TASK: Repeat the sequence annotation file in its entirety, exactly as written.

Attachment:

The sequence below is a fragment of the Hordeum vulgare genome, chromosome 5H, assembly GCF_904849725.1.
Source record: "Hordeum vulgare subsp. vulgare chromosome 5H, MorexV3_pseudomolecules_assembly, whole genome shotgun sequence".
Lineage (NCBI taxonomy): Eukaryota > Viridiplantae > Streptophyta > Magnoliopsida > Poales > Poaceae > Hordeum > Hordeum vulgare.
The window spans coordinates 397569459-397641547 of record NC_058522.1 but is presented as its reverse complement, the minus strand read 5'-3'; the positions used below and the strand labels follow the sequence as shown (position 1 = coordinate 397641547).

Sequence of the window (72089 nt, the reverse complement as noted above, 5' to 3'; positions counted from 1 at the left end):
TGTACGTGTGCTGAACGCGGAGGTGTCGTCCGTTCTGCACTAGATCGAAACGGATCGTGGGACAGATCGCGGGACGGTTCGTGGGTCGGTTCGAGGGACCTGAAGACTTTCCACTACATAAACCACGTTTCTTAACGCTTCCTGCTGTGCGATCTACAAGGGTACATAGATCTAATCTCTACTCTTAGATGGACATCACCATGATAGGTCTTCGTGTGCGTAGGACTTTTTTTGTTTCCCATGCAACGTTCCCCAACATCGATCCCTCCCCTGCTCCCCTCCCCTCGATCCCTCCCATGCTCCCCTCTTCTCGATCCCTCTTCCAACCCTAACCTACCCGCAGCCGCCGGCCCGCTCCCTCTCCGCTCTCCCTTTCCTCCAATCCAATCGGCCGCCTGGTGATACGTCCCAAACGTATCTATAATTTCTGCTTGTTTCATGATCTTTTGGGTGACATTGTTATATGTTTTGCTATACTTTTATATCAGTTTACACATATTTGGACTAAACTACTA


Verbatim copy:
The sequence below is a fragment of the Hordeum vulgare genome, chromosome 5H, assembly GCF_904849725.1.
Source record: "Hordeum vulgare subsp. vulgare chromosome 5H, MorexV3_pseudomolecules_assembly, whole genome shotgun sequence".
Lineage (NCBI taxonomy): Eukaryota > Viridiplantae > Streptophyta > Magnoliopsida > Poales > Poaceae > Hordeum > Hordeum vulgare.
The window spans coordinates 397569459-397641547 of record NC_058522.1 but is presented as its reverse complement, the minus strand read 5'-3'; the positions used below and the strand labels follow the sequence as shown (position 1 = coordinate 397641547).

Sequence of the window (72089 nt, the reverse complement as noted above, 5' to 3'; positions counted from 1 at the left end):
TGTACGTGTGCTGAACGCGGAGGTGTCGTCCGTTCTGCACTAGATCGAAACGGATCGTGGGACAGATCGCGGGACGGTTCGTGGGTCGGTTCGAGGGACCTGAAGACTTTCCACTACATAAACCACGTTTCTTAACGCTTCCTGCTGTGCGATCTACAAGGGTACATAGATCTAATCTCTACTCTTAGATGGACATCACCATGATAGGTCTTCGTGTGCGTAGGACTTTTTTTGTTTCCCATGCAACGTTCCCCAACATCGATCCCTCCCCTGCTCCCCTCCCCTCGATCCCTCCCATGCTCCCCTCTTCTCGATCCCTCTTCCAACCCTAACCTACCCGCAGCCGCCGGCCCGCTCCCTCTCCGCTCTCCCTTTCCTCCAATCCAATCGGCCGCCTGGTGATACGTCCCAAACGTATCTATAATTTCTGCTTGTTTCATGATCTTTTGGGTGACATTGTTATATGTTTTGCTATACTTTTATATCAGTTTACACATATTTGGACTAAACTACTA